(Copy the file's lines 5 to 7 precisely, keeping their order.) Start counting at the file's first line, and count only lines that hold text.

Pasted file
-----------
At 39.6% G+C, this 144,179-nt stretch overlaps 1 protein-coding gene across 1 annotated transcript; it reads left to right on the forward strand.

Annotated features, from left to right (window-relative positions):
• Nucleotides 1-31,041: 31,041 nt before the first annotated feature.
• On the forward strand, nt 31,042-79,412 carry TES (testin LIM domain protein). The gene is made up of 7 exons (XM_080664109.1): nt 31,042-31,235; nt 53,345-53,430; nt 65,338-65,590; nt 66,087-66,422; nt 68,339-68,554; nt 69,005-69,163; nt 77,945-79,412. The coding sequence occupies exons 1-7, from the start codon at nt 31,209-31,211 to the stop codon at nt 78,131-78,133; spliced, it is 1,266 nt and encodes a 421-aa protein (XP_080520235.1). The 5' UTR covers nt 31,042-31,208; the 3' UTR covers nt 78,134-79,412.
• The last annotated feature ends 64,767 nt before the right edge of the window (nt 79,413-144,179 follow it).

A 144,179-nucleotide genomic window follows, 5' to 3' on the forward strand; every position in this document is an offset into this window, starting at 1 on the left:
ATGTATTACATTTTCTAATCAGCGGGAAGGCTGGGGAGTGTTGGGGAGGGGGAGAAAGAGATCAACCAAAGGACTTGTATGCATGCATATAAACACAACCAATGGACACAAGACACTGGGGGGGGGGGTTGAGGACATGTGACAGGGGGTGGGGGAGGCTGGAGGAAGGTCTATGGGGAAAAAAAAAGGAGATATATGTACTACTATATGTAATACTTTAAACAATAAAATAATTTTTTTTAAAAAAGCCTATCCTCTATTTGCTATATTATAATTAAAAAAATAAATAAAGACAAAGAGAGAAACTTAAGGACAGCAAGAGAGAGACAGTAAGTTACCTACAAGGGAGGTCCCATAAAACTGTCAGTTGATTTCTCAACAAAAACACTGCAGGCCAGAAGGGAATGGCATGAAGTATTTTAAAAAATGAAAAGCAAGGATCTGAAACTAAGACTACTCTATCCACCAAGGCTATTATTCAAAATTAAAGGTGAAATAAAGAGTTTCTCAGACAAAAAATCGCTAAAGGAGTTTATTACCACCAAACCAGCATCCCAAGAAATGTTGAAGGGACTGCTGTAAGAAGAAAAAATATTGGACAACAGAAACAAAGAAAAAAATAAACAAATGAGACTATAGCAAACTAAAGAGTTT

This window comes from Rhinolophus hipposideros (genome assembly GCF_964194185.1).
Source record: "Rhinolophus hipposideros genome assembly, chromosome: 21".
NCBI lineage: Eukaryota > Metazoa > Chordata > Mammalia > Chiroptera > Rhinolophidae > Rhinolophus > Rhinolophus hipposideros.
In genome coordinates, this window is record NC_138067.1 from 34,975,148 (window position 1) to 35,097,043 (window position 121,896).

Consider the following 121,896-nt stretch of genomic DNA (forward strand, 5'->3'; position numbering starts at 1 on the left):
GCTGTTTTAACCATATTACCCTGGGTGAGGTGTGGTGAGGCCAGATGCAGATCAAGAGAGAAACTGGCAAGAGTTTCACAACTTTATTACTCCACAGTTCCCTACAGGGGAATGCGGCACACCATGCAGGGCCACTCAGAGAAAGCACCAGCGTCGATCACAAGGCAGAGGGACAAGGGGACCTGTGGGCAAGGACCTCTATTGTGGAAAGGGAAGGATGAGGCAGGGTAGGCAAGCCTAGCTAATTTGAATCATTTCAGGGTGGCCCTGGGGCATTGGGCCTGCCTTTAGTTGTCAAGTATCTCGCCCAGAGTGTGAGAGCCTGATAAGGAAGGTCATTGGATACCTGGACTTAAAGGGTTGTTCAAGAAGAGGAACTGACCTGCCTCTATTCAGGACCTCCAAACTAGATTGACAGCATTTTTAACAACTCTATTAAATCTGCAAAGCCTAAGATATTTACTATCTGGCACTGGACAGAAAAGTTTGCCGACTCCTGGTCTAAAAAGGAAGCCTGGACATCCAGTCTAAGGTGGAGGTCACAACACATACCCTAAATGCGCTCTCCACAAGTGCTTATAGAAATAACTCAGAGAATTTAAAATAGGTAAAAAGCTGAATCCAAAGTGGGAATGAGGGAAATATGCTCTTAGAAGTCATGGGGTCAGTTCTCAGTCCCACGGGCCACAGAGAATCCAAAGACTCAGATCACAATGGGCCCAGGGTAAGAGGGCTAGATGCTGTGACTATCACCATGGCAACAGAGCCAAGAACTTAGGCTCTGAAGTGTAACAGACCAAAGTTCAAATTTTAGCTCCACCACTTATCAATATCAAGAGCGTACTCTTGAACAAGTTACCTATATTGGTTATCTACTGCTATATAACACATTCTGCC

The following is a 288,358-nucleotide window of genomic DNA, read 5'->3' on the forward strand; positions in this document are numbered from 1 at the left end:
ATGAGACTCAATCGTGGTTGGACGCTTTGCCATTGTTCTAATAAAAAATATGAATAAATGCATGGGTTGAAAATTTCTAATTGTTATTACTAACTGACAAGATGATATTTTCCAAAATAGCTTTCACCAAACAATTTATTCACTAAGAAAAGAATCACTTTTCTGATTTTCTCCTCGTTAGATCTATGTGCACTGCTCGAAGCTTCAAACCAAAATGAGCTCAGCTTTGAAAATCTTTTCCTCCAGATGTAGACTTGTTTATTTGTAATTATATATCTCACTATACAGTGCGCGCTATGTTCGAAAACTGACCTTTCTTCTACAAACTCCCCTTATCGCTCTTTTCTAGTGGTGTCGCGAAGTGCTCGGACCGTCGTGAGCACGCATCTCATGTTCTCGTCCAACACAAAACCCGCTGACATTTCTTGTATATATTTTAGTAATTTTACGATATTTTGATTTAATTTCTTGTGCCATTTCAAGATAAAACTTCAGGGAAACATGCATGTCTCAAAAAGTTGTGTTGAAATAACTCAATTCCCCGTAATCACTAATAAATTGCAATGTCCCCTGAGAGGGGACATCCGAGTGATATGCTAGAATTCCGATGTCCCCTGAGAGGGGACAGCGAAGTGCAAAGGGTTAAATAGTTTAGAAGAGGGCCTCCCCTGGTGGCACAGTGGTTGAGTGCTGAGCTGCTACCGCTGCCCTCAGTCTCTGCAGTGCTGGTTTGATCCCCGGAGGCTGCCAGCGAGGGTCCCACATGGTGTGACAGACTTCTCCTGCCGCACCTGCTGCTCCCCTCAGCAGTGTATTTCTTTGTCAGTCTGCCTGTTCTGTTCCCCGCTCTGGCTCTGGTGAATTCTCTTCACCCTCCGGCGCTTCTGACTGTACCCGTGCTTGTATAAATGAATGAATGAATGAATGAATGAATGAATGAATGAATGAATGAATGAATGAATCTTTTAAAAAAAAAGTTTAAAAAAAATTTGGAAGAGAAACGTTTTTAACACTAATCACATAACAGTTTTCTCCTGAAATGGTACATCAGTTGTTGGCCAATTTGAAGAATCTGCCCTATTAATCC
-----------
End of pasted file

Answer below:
• The last annotated feature ends 64,767 nt before the right edge of the window (nt 79,413-144,179 follow it).

A 144,179-nucleotide genomic window follows, 5' to 3' on the forward strand; every position in this document is an offset into this window, starting at 1 on the left:
ATGTATTACATTTTCTAATCAGCGGGAAGGCTGGGGAGTGTTGGGGAGGGGGAGAAAGAGATCAACCAAAGGACTTGTATGCATGCATATAAACACAACCAATGGACACAAGACACTGGGGGGGGGGGTTGAGGACATGTGACAGGGGGTGGGGGAGGCTGGAGGAAGGTCTATGGGGAAAAAAAAAGGAGATATATGTACTACTATATGTAATACTTTAAACAATAAAATAATTTTTTTTAAAAAAGCCTATCCTCTATTTGCTATATTATAATTAAAAAAATAAATAAAGACAAAGAGAGAAACTTAAGGACAGCAAGAGAGAGACAGTAAGTTACCTACAAGGGAGGTCCCATAAAACTGTCAGTTGATTTCTCAACAAAAACACTGCAGGCCAGAAGGGAATGGCATGAAGTATTTTAAAAAATGAAAAGCAAGGATCTGAAACTAAGACTACTCTATCCACCAAGGCTATTATTCAAAATTAAAGGTGAAATAAAGAGTTTCTCAGACAAAAAATCGCTAAAGGAGTTTATTACCACCAAACCAGCATCCCAAGAAATGTTGAAGGGACTGCTGTAAGAAGAAAAAATATTGGACAACAGAAACAAAGAAAAAAATAAACAAATGAGACTATAGCAAACTAAAGAGTTT